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Comparative study of hyperpolarization-activated currents in pulmonary vein cardiomyocytes isolated from rat, guinea pig, and rabbit


Pulmonary vein (PV) cardiomyocytes have the potential to generate spontaneous activity, in contrast to working myocytes of atria. Different electrophysiological properties underlie the potential automaticity of PV cardiomyocytes, one being the hyperpolarization-activated inward current (Ih), which facilitates the slow diastolic depolarization. In the present study, we examined pharmacological characteristics of the Ih of PV cardiomyocytes in rat, guinea pig and rabbit. The results showed that guinea pig and rat PV cardiomyocytes possessed sizeable amplitudes of the Ih, and the Ih of guinea pig was suppressed by Cs+, a blocker of the hyperpolarization-activated cation current. However, the Ih of rat was not suppressed by Cs+, but by Cd2+, a blocker of the Cl current. The current density of the Ih of rabbit PV cardiomyocytes was significantly smaller than those of other species. This suggests that the ion channels that carry the Ih of PV cardiomyocytes differ among the animal species.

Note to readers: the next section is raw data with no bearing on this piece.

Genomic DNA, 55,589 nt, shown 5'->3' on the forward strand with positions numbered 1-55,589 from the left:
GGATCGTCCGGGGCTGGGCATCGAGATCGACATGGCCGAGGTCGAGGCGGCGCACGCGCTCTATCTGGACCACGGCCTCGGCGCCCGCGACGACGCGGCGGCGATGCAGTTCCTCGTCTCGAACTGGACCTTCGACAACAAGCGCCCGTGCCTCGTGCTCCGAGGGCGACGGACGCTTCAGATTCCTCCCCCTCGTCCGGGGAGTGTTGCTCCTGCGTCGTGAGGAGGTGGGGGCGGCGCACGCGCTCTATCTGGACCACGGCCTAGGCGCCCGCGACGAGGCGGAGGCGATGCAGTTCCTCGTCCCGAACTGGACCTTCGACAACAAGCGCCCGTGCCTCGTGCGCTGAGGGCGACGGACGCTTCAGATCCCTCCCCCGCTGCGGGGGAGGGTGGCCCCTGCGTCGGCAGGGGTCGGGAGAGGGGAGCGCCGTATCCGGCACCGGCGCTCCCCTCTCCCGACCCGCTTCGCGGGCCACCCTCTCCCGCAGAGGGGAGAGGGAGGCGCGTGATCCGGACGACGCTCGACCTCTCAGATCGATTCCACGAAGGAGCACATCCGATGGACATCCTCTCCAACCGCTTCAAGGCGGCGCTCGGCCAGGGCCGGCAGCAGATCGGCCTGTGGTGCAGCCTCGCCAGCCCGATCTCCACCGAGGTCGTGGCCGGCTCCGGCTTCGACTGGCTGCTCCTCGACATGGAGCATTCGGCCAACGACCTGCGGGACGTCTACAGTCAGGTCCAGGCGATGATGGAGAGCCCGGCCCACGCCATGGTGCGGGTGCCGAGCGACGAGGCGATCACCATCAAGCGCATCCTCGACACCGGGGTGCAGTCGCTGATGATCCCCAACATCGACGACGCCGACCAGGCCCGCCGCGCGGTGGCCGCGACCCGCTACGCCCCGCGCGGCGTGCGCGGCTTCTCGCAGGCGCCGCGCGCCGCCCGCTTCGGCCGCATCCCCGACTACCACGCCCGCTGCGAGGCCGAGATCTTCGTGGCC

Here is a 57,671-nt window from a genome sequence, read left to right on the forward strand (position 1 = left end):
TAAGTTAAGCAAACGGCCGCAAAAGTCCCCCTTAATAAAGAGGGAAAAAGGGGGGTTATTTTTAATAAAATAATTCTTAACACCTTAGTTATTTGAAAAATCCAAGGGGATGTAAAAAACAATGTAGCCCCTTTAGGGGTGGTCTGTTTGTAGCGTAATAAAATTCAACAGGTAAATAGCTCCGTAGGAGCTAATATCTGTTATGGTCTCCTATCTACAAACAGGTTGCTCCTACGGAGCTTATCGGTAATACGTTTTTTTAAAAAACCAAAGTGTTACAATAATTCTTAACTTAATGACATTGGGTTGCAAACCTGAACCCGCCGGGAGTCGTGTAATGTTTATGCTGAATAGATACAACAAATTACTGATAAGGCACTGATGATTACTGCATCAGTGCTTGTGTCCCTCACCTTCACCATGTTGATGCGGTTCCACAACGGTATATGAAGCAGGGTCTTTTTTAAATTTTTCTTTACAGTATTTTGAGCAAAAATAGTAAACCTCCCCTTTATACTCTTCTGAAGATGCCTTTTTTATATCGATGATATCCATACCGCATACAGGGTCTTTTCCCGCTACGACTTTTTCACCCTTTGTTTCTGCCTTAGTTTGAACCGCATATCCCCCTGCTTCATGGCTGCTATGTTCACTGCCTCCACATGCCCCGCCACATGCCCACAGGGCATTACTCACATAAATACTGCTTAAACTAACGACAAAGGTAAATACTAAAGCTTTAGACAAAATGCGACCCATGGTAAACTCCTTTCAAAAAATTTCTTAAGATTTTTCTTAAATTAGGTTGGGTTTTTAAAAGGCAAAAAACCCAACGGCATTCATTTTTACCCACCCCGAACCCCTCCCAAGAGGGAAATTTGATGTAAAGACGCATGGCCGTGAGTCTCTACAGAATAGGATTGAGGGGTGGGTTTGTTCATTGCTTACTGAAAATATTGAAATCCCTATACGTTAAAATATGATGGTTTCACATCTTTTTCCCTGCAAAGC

The striated myocardium extends from the left atrium (LA) into the ostia of the pulmonary veins (PV), and ectopic activity in the PV myocardium often accounts for initiation and maintenance of atrial fibrillation (AF), the most frequent sustained arrhythmia encountered in clinical practice [1]. During development, PV cardiomyocytes are differentiated from mesenchymal cells surrounding the developing venous pole, and the ectopic pacemaker fate is promoted under the influence of the antagonistic action of Shox2, a member of the homeobox family of genes, on Nkx2-5 [2, 3]. Electrophysiological experiments demonstrated various types of spontaneous activity in PV cardiomyocytes in animal studies [4]. These include sinoatrial node-like spontaneous action potentials [5, 6], digitalis-induced arrhythmia [7, 8], noradrenaline-induced automaticity [9,10,11], stretch-induced automaticity [12] and pacing-induced spontaneous activity [6, 13, 14]. Such arrhythmogenic activity depends, in part, upon their distinct electrophysiological characteristics, i.e., the PV myocardium in general has a less negative resting membrane potential when compared with the atrial myocardium. In addition, it has been reported that the hyperpolarization-activated inward current (Ih), which is activated during diastole, facilitates the automaticity of the PV myocardium. One of Ih is the hyperpolarization-activated cation current (If), which acts as a pacemaker current in normal pacemaker cells of the sinoatrial node [15] and exists in PV cardiomyocytes of the dog and rabbit [5, 16, 17]. The If is a mixed current of Na+ and K+, and is characterized by its relatively slow time course of activation on hyperpolarization [15]. However, we previously found another Ih which is carried by Cl in rat PV cardiomyocytes [11]. We designated this current as the hyperpolarization-activated Cl current (ICl,h). The ICl,h showed a similar slow time course of activation with If, but was insensitive to 5 mM Cs+, a blocker for If, and the removal of external K+ or Na+ had no effect on the current. The reversal potential was near − 20 mV at the 40-mM [Cl]i and 148.9-mM [Cl]o conditions, and was shifted to depolarized potentials by increasing [Cl]i or by decreasing [Cl]o. These characteristics are totally different from those of an If or a K+ current (IKH) [18], which was attributed to the Ih in dog PV cardiomyocytes. Furthermore, reagents that attenuate the Cl current suppressed the norepinephrine-induced automaticity of rat PV cardiomyocytes, indicating a functional role of the Cl current in the automaticity of the PV myocardium. However, little is known whether the ICl,h exists in other experimental animal species. In the present study, therefore, we examined the species differences of the Ih of PV cardiomyocytes isolated from rat, guinea pig and rabbit under identical experimental conditions.